Technology and appliance retailer Noel Leeming has been fined $200,000 for misleading consumers about their rights to return faulty goods after several complaints led to an investigation by the Commerce Commission.
The company, owned by The Warehouse Group Limited, earlier pleaded guilty to eight charges under the Fair Trading Act.
The Commerce Commission filed the charges in April after an investigation into customer complaints for the right to seek remedies for faulty goods from Noel Leeming and not the manufacturer, the right to a refund for faulty products and the right to a replacement for a faulty product.
Each charge related to a different complaint at several Noel Leeming stores between September 2015 and January 2017.
Today, the company was sentenced in the Auckland District Court by Judge Nicola Mathers.
Some of Noel Leeming's false misrepresentations included the claims faulty iPhone products had to be negotiated with Apple directly, and the Consumer Guarantees Act "is not effective for" Noel Leeming.
A consumer was also told they had to contact Microsoft about a faulty product, while another was falsely informed Noel Leeming could repair a fridge as many times as it liked and then told he could only get a store credit to purchase another fridge.
Further lies included telling a consumer mobile phones could only be replaced within 14 days, and a new phone could only be obtained if a fault occured three times.
Whangārei baker Adam Henson, 23, was one of the customers misled by Noel Leeming.
He purchased a laptop which he was told could play video games, he said.
However, the computer could not so he returned it.
But the second computer had the same problems and after a third, he was told he could no longer get a refund.
"What I got in return? Disruptions, anxiety, stress," he said.
Henson said he was made to feel like the "bad guy" and was inconveniencing Noel Leeming staff.
"I felt robbed," he said.
Countless hours were spent calling the company's head office only to be told "the next person is the one to talk to".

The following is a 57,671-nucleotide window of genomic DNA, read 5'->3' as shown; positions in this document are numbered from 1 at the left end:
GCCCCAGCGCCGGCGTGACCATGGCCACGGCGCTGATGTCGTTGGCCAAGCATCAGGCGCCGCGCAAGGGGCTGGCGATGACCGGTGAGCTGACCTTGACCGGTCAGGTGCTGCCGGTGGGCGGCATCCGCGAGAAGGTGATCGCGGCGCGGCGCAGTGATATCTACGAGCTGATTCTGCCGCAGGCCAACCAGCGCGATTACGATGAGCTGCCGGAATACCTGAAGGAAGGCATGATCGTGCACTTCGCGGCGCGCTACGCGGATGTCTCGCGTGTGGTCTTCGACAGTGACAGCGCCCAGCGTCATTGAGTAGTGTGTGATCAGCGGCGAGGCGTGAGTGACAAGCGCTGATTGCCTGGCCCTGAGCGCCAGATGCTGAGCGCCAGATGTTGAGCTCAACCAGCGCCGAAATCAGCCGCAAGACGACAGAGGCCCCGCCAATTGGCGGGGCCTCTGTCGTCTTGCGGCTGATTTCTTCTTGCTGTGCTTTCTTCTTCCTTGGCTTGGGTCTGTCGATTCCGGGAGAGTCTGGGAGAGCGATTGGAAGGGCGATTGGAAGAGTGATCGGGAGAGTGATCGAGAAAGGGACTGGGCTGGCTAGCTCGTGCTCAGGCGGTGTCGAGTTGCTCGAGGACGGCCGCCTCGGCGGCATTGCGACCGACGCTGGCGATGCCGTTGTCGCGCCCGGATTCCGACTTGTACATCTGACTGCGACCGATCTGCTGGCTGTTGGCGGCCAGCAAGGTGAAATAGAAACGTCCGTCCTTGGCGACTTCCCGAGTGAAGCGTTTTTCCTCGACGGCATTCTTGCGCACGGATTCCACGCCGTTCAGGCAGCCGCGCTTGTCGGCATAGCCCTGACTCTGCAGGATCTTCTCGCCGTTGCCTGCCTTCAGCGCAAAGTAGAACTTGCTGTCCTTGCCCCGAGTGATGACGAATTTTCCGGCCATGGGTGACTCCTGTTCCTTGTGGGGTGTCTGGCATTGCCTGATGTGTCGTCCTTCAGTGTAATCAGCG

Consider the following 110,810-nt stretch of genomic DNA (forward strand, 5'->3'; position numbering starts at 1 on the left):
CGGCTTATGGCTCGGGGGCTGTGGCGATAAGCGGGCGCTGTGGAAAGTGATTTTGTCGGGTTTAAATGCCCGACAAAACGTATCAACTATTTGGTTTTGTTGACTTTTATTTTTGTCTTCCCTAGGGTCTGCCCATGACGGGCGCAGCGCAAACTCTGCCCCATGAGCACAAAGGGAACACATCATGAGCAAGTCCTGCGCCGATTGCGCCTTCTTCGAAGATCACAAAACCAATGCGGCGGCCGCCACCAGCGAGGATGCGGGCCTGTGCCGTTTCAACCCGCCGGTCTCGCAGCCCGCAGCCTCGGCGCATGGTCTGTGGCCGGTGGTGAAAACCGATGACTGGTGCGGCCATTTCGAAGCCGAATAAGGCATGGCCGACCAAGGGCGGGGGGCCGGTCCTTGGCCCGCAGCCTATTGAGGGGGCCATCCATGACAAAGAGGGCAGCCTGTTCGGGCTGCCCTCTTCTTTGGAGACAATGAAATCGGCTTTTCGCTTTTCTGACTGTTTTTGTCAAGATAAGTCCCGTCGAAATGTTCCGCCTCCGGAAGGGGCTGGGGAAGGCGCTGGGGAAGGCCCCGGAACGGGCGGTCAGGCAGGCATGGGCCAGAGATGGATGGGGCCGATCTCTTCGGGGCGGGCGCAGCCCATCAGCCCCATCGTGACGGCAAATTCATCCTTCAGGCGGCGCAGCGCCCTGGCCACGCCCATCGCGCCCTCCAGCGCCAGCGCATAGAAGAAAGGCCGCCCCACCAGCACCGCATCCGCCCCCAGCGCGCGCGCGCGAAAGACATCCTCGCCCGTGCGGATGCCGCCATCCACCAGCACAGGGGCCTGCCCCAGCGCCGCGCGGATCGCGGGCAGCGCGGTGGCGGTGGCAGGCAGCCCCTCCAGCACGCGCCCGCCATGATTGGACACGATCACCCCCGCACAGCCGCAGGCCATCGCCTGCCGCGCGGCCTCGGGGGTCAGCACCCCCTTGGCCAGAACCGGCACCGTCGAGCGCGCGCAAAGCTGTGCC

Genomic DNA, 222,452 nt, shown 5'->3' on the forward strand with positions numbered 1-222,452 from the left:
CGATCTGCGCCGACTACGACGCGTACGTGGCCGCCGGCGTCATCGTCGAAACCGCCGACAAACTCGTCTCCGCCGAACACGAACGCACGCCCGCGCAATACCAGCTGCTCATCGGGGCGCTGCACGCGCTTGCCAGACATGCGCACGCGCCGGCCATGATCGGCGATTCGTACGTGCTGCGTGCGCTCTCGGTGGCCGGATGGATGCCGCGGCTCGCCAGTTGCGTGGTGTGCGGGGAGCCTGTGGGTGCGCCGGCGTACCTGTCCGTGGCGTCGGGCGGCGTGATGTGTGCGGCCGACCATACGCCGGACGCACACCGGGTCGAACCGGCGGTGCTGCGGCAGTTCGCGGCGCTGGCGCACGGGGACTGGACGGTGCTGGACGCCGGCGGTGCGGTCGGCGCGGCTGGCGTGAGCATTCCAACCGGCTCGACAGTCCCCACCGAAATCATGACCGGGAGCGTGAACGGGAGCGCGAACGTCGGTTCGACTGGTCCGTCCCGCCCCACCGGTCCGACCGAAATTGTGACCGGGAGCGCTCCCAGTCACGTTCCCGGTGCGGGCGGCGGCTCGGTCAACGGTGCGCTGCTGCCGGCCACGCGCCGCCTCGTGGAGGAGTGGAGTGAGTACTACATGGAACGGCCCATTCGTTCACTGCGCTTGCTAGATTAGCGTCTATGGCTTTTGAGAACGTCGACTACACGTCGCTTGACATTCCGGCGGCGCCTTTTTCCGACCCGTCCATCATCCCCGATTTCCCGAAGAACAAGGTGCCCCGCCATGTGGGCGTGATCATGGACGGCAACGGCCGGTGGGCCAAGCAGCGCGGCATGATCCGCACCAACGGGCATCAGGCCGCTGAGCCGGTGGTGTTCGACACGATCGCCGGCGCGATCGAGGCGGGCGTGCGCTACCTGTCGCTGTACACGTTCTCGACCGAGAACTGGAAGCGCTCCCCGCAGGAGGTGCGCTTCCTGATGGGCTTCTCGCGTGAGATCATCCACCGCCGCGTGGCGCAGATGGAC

Finally a Noel Leeming staffer told him: "No point in you calling, stop calling. Goodbye."
"I was shocked," Henson said, who spent years paying off his debt to Noel Leeming.
Counsel for the Commerce Commission, Nick Flanagan, told the court Noel Leeming's breaches spread throughout the organisation.
It was also the first case of its kind and the Noel Leeming staff had led a direct and significant departure from the truth, he said.
Flanagan also argued Noel Leeming's breaches were "not simply eight isolated incidents" but something "disseminated through the business".
Michael Heron QC, acting for Noel Leeming, said the large organisation was making efforts to comply.
He said the "misjudgments were unacceptable" and Noel Leeming takes responsibility.
His primary submission, however, was the company should be sentenced solely on the charges before the court.
Judge Mathers said Flanagan's submission the offending was more than just eight examples may have been correct, but added "I do not consider I can speculate".
The Commission said since 2007 it had issued warnings or compliance advice letters to Noel Leeming on three occasions.
Commissioner Anna Rawlings said the offending was not isolated or one-off conduct.
"Consumers complained to Noel Leeming about products and were entitled to have their complaints treated seriously, investigated properly and remedied where appropriate. Instead they were misled – sometimes repeatedly – about their rights under the law, at a moment when it really mattered to consumers that their legal rights were honoured."
She said the statements made to the customers were "simply wrong".
"A supplier cannot refuse to deal with its customers and refer them to the manufacturer."
After the charges were laid, a spokesperson for Noel Leeming said: "We're disappointed by the Commission's enforcement decision, which came without the opportunity to investigate or discuss the complaints.
"We take our compliance responsibilities seriously and we want to do the right thing by our customers."